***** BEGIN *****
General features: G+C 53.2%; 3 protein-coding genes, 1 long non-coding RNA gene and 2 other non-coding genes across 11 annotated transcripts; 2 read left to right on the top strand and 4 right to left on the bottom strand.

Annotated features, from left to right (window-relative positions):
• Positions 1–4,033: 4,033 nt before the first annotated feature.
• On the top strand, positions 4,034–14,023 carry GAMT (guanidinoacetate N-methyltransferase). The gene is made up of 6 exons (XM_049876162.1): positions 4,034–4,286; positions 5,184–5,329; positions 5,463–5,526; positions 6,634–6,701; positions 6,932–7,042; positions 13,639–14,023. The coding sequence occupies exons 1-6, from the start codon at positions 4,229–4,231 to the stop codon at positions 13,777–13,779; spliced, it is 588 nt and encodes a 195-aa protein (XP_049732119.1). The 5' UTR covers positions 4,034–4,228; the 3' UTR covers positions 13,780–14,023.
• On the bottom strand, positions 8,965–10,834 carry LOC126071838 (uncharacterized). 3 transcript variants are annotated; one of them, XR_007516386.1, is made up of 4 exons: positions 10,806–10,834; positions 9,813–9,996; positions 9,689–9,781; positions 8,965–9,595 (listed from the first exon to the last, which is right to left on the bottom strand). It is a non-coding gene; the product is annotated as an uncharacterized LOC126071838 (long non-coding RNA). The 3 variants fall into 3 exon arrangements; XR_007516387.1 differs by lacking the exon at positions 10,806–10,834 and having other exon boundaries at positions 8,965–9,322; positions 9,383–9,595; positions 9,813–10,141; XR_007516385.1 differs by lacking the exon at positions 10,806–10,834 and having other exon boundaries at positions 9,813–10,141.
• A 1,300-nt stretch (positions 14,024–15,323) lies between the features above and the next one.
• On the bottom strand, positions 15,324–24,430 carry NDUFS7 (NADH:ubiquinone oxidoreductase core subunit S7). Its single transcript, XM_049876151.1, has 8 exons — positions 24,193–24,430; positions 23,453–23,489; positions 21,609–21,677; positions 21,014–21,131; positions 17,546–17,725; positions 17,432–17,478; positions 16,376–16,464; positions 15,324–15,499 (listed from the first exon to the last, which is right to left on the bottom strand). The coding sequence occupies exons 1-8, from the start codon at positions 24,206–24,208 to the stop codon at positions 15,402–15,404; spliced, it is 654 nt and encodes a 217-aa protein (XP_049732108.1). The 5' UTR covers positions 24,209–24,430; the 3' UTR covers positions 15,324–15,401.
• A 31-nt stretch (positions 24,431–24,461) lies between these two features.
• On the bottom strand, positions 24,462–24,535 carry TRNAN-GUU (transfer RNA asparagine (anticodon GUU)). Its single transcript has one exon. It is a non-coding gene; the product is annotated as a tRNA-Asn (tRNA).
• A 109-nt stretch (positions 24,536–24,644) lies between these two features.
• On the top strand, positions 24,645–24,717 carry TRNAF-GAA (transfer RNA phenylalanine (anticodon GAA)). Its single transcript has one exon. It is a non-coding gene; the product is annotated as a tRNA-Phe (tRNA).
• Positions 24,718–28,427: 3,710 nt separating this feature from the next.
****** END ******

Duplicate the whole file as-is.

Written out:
General features: G+C 53.2%; 3 protein-coding genes, 1 long non-coding RNA gene and 2 other non-coding genes across 11 annotated transcripts; 2 read left to right on the top strand and 4 right to left on the bottom strand.

Annotated features, from left to right (window-relative positions):
• Positions 1–4,033: 4,033 nt before the first annotated feature.
• On the top strand, positions 4,034–14,023 carry GAMT (guanidinoacetate N-methyltransferase). The gene is made up of 6 exons (XM_049876162.1): positions 4,034–4,286; positions 5,184–5,329; positions 5,463–5,526; positions 6,634–6,701; positions 6,932–7,042; positions 13,639–14,023. The coding sequence occupies exons 1-6, from the start codon at positions 4,229–4,231 to the stop codon at positions 13,777–13,779; spliced, it is 588 nt and encodes a 195-aa protein (XP_049732119.1). The 5' UTR covers positions 4,034–4,228; the 3' UTR covers positions 13,780–14,023.
• On the bottom strand, positions 8,965–10,834 carry LOC126071838 (uncharacterized). 3 transcript variants are annotated; one of them, XR_007516386.1, is made up of 4 exons: positions 10,806–10,834; positions 9,813–9,996; positions 9,689–9,781; positions 8,965–9,595 (listed from the first exon to the last, which is right to left on the bottom strand). It is a non-coding gene; the product is annotated as an uncharacterized LOC126071838 (long non-coding RNA). The 3 variants fall into 3 exon arrangements; XR_007516387.1 differs by lacking the exon at positions 10,806–10,834 and having other exon boundaries at positions 8,965–9,322; positions 9,383–9,595; positions 9,813–10,141; XR_007516385.1 differs by lacking the exon at positions 10,806–10,834 and having other exon boundaries at positions 9,813–10,141.
• A 1,300-nt stretch (positions 14,024–15,323) lies between the features above and the next one.
• On the bottom strand, positions 15,324–24,430 carry NDUFS7 (NADH:ubiquinone oxidoreductase core subunit S7). Its single transcript, XM_049876151.1, has 8 exons — positions 24,193–24,430; positions 23,453–23,489; positions 21,609–21,677; positions 21,014–21,131; positions 17,546–17,725; positions 17,432–17,478; positions 16,376–16,464; positions 15,324–15,499 (listed from the first exon to the last, which is right to left on the bottom strand). The coding sequence occupies exons 1-8, from the start codon at positions 24,206–24,208 to the stop codon at positions 15,402–15,404; spliced, it is 654 nt and encodes a 217-aa protein (XP_049732108.1). The 5' UTR covers positions 24,209–24,430; the 3' UTR covers positions 15,324–15,401.
• A 31-nt stretch (positions 24,431–24,461) lies between these two features.
• On the bottom strand, positions 24,462–24,535 carry TRNAN-GUU (transfer RNA asparagine (anticodon GUU)). Its single transcript has one exon. It is a non-coding gene; the product is annotated as a tRNA-Asn (tRNA).
• A 109-nt stretch (positions 24,536–24,644) lies between these two features.
• On the top strand, positions 24,645–24,717 carry TRNAF-GAA (transfer RNA phenylalanine (anticodon GAA)). Its single transcript has one exon. It is a non-coding gene; the product is annotated as a tRNA-Phe (tRNA).
• Positions 24,718–28,427: 3,710 nt separating this feature from the next.